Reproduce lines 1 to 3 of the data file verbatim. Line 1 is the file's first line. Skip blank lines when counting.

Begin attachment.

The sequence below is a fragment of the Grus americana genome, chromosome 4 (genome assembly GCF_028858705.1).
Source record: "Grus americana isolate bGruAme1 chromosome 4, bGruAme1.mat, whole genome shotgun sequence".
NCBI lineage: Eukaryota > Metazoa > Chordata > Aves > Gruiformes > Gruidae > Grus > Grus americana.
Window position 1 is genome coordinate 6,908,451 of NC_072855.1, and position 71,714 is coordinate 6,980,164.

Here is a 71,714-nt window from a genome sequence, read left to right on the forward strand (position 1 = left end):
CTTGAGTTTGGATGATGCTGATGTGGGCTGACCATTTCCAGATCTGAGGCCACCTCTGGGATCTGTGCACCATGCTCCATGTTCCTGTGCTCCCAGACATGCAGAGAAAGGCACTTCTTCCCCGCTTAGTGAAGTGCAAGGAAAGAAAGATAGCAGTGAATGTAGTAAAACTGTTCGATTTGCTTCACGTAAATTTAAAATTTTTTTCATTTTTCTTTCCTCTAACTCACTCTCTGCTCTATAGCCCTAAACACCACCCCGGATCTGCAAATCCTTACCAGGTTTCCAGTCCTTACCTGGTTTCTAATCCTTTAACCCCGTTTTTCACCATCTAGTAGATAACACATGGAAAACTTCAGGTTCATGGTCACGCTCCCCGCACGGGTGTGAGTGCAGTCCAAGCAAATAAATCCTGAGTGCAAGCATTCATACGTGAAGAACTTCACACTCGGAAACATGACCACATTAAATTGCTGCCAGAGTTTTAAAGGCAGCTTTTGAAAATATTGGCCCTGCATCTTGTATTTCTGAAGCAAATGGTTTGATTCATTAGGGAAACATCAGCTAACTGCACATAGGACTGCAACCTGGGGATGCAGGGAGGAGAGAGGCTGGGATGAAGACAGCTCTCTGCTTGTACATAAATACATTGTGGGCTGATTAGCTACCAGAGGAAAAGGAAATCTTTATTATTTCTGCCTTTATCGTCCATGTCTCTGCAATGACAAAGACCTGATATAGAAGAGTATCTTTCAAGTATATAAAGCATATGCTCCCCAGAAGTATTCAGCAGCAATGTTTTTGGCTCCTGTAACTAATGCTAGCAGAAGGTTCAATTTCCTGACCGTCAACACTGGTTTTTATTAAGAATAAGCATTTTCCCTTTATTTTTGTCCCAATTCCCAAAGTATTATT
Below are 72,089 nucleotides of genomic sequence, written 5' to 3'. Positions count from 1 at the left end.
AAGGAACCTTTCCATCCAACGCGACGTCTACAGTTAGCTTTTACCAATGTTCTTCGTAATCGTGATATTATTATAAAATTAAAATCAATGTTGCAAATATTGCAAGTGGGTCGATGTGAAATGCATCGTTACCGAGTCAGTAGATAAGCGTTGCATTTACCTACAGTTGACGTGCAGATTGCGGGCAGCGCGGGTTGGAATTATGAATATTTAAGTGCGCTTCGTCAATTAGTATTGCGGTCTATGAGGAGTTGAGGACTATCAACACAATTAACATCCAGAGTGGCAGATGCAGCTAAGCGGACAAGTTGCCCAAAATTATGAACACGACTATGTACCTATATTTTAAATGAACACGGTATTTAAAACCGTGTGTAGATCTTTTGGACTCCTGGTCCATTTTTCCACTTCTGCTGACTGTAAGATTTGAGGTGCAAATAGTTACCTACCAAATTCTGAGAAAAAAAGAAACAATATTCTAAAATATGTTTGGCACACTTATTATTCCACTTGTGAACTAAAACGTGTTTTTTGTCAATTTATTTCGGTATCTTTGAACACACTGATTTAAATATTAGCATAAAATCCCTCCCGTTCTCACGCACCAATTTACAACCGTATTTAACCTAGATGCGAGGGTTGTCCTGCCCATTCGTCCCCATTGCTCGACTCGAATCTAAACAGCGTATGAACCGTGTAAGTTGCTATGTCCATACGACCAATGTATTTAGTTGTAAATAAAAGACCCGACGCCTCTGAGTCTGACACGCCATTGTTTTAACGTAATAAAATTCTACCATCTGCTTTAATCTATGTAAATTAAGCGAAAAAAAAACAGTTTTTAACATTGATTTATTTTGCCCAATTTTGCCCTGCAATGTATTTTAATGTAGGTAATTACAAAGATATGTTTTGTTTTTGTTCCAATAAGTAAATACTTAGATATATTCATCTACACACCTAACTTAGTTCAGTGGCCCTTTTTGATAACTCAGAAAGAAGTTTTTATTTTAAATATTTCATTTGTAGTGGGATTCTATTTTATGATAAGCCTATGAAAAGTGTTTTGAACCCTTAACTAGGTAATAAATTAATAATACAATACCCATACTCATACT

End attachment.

The sequence below is a fragment of the Grus americana genome, chromosome 4 (genome assembly GCF_028858705.1).
Source record: "Grus americana isolate bGruAme1 chromosome 4, bGruAme1.mat, whole genome shotgun sequence".
NCBI lineage: Eukaryota > Metazoa > Chordata > Aves > Gruiformes > Gruidae > Grus > Grus americana.